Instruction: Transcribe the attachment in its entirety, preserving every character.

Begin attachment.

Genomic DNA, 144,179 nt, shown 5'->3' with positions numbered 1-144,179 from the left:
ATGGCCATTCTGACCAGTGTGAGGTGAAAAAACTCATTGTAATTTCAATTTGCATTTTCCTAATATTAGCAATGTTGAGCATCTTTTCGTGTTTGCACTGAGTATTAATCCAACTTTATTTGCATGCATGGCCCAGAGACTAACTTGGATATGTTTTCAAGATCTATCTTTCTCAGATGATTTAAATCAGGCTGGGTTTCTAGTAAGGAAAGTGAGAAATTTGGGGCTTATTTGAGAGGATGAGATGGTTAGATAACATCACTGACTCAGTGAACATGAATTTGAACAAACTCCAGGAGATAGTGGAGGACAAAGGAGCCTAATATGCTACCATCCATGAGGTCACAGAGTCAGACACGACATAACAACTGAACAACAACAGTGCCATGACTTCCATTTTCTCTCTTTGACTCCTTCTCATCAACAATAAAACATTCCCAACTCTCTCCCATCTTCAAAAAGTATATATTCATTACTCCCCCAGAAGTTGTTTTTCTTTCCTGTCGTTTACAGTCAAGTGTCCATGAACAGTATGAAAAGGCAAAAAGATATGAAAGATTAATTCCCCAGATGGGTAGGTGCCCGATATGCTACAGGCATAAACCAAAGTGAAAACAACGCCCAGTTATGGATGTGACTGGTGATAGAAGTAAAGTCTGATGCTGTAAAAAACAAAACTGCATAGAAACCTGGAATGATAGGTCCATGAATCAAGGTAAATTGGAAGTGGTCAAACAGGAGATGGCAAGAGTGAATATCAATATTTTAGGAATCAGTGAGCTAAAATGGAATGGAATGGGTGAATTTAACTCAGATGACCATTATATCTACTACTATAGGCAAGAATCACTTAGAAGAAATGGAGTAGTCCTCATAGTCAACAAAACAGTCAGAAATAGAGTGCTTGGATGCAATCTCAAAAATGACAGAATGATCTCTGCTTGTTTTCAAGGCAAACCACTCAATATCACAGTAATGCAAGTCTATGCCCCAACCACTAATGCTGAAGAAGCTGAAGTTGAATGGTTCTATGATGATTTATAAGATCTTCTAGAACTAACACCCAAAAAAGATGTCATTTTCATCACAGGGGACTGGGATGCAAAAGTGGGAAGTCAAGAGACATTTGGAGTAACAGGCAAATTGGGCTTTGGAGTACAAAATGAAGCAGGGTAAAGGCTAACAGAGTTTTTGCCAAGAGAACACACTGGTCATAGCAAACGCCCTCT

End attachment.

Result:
Genomic DNA, 144,179 nt, shown 5'->3' with positions numbered 1-144,179 from the left:
ATGGCCATTCTGACCAGTGTGAGGTGAAAAAACTCATTGTAATTTCAATTTGCATTTTCCTAATATTAGCAATGTTGAGCATCTTTTCGTGTTTGCACTGAGTATTAATCCAACTTTATTTGCATGCATGGCCCAGAGACTAACTTGGATATGTTTTCAAGATCTATCTTTCTCAGATGATTTAAATCAGGCTGGGTTTCTAGTAAGGAAAGTGAGAAATTTGGGGCTTATTTGAGAGGATGAGATGGTTAGATAACATCACTGACTCAGTGAACATGAATTTGAACAAACTCCAGGAGATAGTGGAGGACAAAGGAGCCTAATATGCTACCATCCATGAGGTCACAGAGTCAGACACGACATAACAACTGAACAACAACAGTGCCATGACTTCCATTTTCTCTCTTTGACTCCTTCTCATCAACAATAAAACATTCCCAACTCTCTCCCATCTTCAAAAAGTATATATTCATTACTCCCCCAGAAGTTGTTTTTCTTTCCTGTCGTTTACAGTCAAGTGTCCATGAACAGTATGAAAAGGCAAAAAGATATGAAAGATTAATTCCCCAGATGGGTAGGTGCCCGATATGCTACAGGCATAAACCAAAGTGAAAACAACGCCCAGTTATGGATGTGACTGGTGATAGAAGTAAAGTCTGATGCTGTAAAAAACAAAACTGCATAGAAACCTGGAATGATAGGTCCATGAATCAAGGTAAATTGGAAGTGGTCAAACAGGAGATGGCAAGAGTGAATATCAATATTTTAGGAATCAGTGAGCTAAAATGGAATGGAATGGGTGAATTTAACTCAGATGACCATTATATCTACTACTATAGGCAAGAATCACTTAGAAGAAATGGAGTAGTCCTCATAGTCAACAAAACAGTCAGAAATAGAGTGCTTGGATGCAATCTCAAAAATGACAGAATGATCTCTGCTTGTTTTCAAGGCAAACCACTCAATATCACAGTAATGCAAGTCTATGCCCCAACCACTAATGCTGAAGAAGCTGAAGTTGAATGGTTCTATGATGATTTATAAGATCTTCTAGAACTAACACCCAAAAAAGATGTCATTTTCATCACAGGGGACTGGGATGCAAAAGTGGGAAGTCAAGAGACATTTGGAGTAACAGGCAAATTGGGCTTTGGAGTACAAAATGAAGCAGGGTAAAGGCTAACAGAGTTTTTGCCAAGAGAACACACTGGTCATAGCAAACGCCCTCT